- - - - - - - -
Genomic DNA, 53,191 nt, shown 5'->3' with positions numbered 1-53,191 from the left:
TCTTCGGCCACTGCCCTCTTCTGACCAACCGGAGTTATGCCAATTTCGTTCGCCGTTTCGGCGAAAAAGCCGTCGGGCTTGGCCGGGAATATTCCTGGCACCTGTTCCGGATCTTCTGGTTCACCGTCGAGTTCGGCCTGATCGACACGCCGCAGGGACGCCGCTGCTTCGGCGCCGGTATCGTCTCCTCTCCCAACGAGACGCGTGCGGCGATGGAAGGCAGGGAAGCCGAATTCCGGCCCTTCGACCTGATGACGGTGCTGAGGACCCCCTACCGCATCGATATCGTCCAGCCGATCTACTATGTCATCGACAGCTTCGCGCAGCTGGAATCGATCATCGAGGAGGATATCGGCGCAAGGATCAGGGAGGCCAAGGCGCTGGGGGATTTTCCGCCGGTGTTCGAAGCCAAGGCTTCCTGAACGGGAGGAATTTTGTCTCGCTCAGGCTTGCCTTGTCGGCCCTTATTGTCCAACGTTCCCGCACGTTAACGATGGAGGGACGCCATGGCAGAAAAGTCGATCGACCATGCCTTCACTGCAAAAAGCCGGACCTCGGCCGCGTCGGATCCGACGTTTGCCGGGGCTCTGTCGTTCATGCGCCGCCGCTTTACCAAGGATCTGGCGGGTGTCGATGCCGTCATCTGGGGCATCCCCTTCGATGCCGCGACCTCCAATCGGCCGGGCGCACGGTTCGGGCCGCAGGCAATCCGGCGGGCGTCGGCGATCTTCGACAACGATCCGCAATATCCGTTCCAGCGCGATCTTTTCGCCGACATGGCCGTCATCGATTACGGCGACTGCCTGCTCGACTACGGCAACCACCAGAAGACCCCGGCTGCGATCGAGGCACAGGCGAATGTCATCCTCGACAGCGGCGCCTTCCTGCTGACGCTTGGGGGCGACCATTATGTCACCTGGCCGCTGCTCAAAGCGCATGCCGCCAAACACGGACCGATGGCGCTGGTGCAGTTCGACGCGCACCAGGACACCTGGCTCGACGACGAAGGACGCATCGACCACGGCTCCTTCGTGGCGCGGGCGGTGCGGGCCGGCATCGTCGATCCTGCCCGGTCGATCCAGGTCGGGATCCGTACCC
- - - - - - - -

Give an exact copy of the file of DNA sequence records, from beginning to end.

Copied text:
Genomic DNA, 53,191 nt, shown 5'->3' with positions numbered 1-53,191 from the left:
TCTTCGGCCACTGCCCTCTTCTGACCAACCGGAGTTATGCCAATTTCGTTCGCCGTTTCGGCGAAAAAGCCGTCGGGCTTGGCCGGGAATATTCCTGGCACCTGTTCCGGATCTTCTGGTTCACCGTCGAGTTCGGCCTGATCGACACGCCGCAGGGACGCCGCTGCTTCGGCGCCGGTATCGTCTCCTCTCCCAACGAGACGCGTGCGGCGATGGAAGGCAGGGAAGCCGAATTCCGGCCCTTCGACCTGATGACGGTGCTGAGGACCCCCTACCGCATCGATATCGTCCAGCCGATCTACTATGTCATCGACAGCTTCGCGCAGCTGGAATCGATCATCGAGGAGGATATCGGCGCAAGGATCAGGGAGGCCAAGGCGCTGGGGGATTTTCCGCCGGTGTTCGAAGCCAAGGCTTCCTGAACGGGAGGAATTTTGTCTCGCTCAGGCTTGCCTTGTCGGCCCTTATTGTCCAACGTTCCCGCACGTTAACGATGGAGGGACGCCATGGCAGAAAAGTCGATCGACCATGCCTTCACTGCAAAAAGCCGGACCTCGGCCGCGTCGGATCCGACGTTTGCCGGGGCTCTGTCGTTCATGCGCCGCCGCTTTACCAAGGATCTGGCGGGTGTCGATGCCGTCATCTGGGGCATCCCCTTCGATGCCGCGACCTCCAATCGGCCGGGCGCACGGTTCGGGCCGCAGGCAATCCGGCGGGCGTCGGCGATCTTCGACAACGATCCGCAATATCCGTTCCAGCGCGATCTTTTCGCCGACATGGCCGTCATCGATTACGGCGACTGCCTGCTCGACTACGGCAACCACCAGAAGACCCCGGCTGCGATCGAGGCACAGGCGAATGTCATCCTCGACAGCGGCGCCTTCCTGCTGACGCTTGGGGGCGACCATTATGTCACCTGGCCGCTGCTCAAAGCGCATGCCGCCAAACACGGACCGATGGCGCTGGTGCAGTTCGACGCGCACCAGGACACCTGGCTCGACGACGAAGGACGCATCGACCACGGCTCCTTCGTGGCGCGGGCGGTGCGGGCCGGCATCGTCGATCCTGCCCGGTCGATCCAGGTCGGGATCCGTACCC